Polishing attempt... window frames - Fiberglass RV


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Old 07-02-2015, 01:46 AM   #1
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Name: Clayton
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Polishing attempt... window frames

Happy Canada Day!

I decided to use part of my holiday to play around with trying to get a shine on the aluminum window frames of our Biggar. I experimented on the inside of the window frame that won't be visible once installed.

You can see in the attached picture that I got a bit of a shine going, but not as nice as I wanted. It also was more labour intensive than I had thought.

This is what I did:

1st attempt:
used - sewn sisal buffing wheel on 1/2HP bench grinder with brown polishing compound
results - didn't even get through the oxidation (if that's what it is)

2nd attempt:
used - medium sanding drum on dremel then sewn sisal with brown compound
results - bumpy lumpy look, almost like hammered metal

3rd attempt:
used - 220 grit sand paper then sewn sisal wheel with brown compound followed by a loose cotton wheel with white compound
results - see attached picture

I think I need a step between the 220 grit and brown compound. Perhaps 600 grit sand paper... BUT here's the thing... I was hoping there was some way to do this all by using the buffer and not hand sanding every millimeter of the window frames.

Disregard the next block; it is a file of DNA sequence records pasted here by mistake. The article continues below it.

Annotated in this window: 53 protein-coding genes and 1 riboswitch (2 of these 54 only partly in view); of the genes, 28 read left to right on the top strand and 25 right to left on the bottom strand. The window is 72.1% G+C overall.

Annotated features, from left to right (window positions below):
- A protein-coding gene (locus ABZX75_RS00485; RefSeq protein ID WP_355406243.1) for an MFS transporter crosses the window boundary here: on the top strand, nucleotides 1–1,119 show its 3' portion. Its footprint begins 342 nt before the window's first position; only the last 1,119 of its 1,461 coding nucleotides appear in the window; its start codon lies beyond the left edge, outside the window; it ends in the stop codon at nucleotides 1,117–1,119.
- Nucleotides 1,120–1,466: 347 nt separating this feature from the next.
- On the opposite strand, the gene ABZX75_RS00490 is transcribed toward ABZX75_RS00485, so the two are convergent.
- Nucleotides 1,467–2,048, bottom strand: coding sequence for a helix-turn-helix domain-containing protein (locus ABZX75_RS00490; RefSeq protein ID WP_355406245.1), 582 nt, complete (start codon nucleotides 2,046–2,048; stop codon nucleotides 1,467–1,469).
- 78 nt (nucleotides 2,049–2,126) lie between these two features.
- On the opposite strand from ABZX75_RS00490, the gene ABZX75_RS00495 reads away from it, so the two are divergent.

The profile of the piece I was working on is like a simple 'S' (see other attached photo). I can't get into all these tight corners well enough with sandpaper, so that is another reason I was hoping a wheel would work. (Besides, my bad arm won't allow that much elbow grease without serious consequences!)

Does anyone have some previous experience or suggestions?

(For the record, I checked out Ian Giles' site and watched the video on polishing his aluminum hinges. He mentioned more info to come on how he polished the jalousie window, but I didn't find any.)

Thanks all!
Clayton
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Old 07-02-2015, 03:08 AM   #2
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Hi Clayton, you may want to pull up some of Ian's posts on polishing as he is the polishing king here. They come out looking like chrome.
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Old 07-02-2015, 05:10 AM   #3
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Name: Wayne
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Good day Clayton

The window frames in our 40 year old Airstream were not pretty. Like you I tried a few things but had most success painting them. They turned out great and 10 years later like new.

I just sanded, primed, and painted with rattle can.
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Old 07-02-2015, 06:03 AM   #4
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Check out Ian's blog about polishing aluminum. He's the MAN! It's about half-way down this page: Proud Canadian
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Old 07-02-2015, 07:29 AM   #5
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Hi Clayton

I have polished all the aluminum on my Boler as others have mentioned. The mill finish aluminum the window frames are made of DO NOT need sanding, especially with 220 grit. All you need to do is use your sewn wheel with WHITE polishing compound (although you should not mix compounds on wheels, a new wheel should be used)
Lots of info and pictures on my build thread It Started as a Kitchen Reno- Project Boler
On my website (as Donna indicated) Proud Canadian



and finally here is my video on polishing the hinges, with the window frames no sanding or grinding is needed, just straight to the buffing wheel with white polishing compound.